Most People Would Rather Live Spoiler-Free Than Know The Future

Look into my crystal ball. Kzenon/Shutterstock

People might go to extraordinary measures to find out which character will be resurrected in the next season of Game of Thrones or who Rey’s parents really are in Star Wars, but according to a new study, most would rather live spoiler-free in real life.  

The study, published in Psychological Review, found that most people don’t actually want to know the future, especially if the future event is something negative like the death of a loved one or likelihood of divorce.

“In Greek mythology, Cassandra, daughter of the king of Troy, had the power to foresee the future. But, she was also cursed and no one believed her prophecies,” explained lead author Gerd Gigerenzer of the Max Planck Institute for Human Development in a statement. “In our study, we’ve found that people would rather decline the powers that made Cassandra famous, in an effort to forgo the suffering that knowing the future may cause, avoid regret and also maintain the enjoyment of suspense that pleasurable events provide.”

The research, which was conducted on 2,000 participants in Spain and Germany, found that 85-90 percent would rather remain ignorant about any upcoming negative events. Neither did they want to be informed about upcoming positive events, with 40-70 percent choosing instead to remain in the dark. In fact, only 1 percent of the participants wanted to know what the future held.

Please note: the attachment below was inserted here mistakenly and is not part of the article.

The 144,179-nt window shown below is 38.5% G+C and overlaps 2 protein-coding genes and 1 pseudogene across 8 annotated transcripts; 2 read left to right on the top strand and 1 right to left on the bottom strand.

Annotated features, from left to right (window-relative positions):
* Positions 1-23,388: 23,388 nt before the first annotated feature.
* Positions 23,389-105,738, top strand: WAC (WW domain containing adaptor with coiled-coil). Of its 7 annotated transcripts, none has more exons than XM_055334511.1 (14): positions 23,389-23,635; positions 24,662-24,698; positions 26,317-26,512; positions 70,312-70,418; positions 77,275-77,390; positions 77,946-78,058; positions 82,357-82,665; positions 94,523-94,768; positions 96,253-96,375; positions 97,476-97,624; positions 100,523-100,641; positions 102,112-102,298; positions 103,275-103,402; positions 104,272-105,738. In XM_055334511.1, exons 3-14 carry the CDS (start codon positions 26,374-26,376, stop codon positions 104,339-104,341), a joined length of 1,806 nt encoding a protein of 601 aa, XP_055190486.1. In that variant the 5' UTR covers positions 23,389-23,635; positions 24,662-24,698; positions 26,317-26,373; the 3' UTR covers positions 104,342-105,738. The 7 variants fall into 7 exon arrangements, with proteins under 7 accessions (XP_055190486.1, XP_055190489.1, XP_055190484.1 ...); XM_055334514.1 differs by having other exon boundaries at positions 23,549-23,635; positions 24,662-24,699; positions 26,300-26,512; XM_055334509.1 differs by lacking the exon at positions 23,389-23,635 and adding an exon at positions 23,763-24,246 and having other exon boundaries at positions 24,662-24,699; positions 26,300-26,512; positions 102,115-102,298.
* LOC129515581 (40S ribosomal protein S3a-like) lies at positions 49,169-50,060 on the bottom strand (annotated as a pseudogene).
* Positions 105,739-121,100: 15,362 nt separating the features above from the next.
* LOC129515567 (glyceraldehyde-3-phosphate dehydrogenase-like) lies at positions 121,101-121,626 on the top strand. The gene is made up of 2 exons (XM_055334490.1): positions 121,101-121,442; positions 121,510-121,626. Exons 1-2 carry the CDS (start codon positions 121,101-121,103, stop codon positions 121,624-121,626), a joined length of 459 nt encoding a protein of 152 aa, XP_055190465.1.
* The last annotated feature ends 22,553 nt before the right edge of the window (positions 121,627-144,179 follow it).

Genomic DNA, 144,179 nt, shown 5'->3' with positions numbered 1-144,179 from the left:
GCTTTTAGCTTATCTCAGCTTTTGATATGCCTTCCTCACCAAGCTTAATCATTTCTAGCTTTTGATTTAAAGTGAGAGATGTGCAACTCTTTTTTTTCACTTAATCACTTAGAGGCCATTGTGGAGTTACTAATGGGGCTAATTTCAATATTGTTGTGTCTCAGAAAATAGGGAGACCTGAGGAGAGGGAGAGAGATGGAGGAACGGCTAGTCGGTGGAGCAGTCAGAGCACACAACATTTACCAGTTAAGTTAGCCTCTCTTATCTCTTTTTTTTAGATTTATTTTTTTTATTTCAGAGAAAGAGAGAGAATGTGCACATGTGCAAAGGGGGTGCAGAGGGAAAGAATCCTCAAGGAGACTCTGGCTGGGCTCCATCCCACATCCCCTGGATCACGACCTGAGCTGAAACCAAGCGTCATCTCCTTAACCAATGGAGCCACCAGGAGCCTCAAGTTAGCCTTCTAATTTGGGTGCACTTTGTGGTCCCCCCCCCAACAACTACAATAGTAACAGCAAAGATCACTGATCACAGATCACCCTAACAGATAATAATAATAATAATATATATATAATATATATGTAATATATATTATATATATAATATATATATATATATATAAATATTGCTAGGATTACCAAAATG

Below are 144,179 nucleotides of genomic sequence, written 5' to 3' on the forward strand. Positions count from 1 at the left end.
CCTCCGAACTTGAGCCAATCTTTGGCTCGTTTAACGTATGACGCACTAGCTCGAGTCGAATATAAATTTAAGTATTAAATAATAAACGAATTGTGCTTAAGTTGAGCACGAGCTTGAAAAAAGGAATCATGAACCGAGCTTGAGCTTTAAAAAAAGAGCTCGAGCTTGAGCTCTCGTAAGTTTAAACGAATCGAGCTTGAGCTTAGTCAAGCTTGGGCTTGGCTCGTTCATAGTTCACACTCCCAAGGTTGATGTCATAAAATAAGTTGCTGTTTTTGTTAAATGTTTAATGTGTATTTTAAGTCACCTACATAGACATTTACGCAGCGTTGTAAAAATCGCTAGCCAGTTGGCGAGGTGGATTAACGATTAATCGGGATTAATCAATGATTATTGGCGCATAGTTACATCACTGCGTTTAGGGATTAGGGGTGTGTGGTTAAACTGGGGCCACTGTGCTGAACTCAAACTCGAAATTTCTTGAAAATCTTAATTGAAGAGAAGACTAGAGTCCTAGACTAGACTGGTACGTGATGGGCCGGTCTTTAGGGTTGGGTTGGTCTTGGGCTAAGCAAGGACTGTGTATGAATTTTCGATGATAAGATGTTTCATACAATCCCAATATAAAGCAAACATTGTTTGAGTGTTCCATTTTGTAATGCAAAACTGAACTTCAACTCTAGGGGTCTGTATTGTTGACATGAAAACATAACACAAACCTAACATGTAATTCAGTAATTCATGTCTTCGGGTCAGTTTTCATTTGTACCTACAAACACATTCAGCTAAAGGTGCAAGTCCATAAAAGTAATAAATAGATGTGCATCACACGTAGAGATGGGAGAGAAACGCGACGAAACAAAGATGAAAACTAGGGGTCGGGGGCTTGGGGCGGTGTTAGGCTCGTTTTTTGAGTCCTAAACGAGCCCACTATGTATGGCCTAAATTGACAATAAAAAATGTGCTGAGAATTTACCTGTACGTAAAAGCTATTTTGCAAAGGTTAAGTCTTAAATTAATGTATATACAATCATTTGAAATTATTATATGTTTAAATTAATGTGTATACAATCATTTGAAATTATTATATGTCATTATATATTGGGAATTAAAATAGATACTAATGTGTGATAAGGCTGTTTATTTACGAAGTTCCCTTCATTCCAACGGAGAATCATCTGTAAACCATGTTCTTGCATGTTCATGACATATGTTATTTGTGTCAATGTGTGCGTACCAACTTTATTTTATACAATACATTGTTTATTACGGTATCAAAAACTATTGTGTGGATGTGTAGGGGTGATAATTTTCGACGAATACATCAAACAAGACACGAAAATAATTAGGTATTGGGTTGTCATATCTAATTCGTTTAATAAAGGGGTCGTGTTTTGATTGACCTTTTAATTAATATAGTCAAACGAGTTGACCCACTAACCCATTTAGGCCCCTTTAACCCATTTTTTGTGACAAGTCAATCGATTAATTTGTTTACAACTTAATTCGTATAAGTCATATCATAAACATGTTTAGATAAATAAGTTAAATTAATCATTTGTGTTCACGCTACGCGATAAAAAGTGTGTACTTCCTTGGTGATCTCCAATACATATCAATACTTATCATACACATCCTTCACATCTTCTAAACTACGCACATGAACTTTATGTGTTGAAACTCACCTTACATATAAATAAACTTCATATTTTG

The participants were asked a number of questions about whether, hypothetically, they would like to know the outcomes of potential events, both positive and negative. The questions ranged from knowing what you were getting for Christmas or the outcome of a sports game to when and how they or a partner would die and whether there is life after death.

In almost every instance, the majority of people chose “deliberate ignorance” over knowing. The only question that had a majority for people wanting to know was the sex of an unborn baby, with 37 percent saying they didn’t want to know.

The researchers suggest that those who chose deliberate ignorance do so because they think they will regret knowing the answer. By choosing not to know, they are avoiding those negative feelings that might come with learning about future events.

They also found that those who wanted to remain ignorant were more likely to avoid risk and buy life insurance, actions that are motivated by the anticipation of regret, which backed up their theory of why people would choose not to know what the future held, instead of the common assumption that people would rather be prepared.   

“Not wanting to know appears counterintuitive and may raise eyebrows, but deliberate ignorance, as we’ve shown here, doesn’t just exist; it is a widespread state of mind,” said Gigerenzer.

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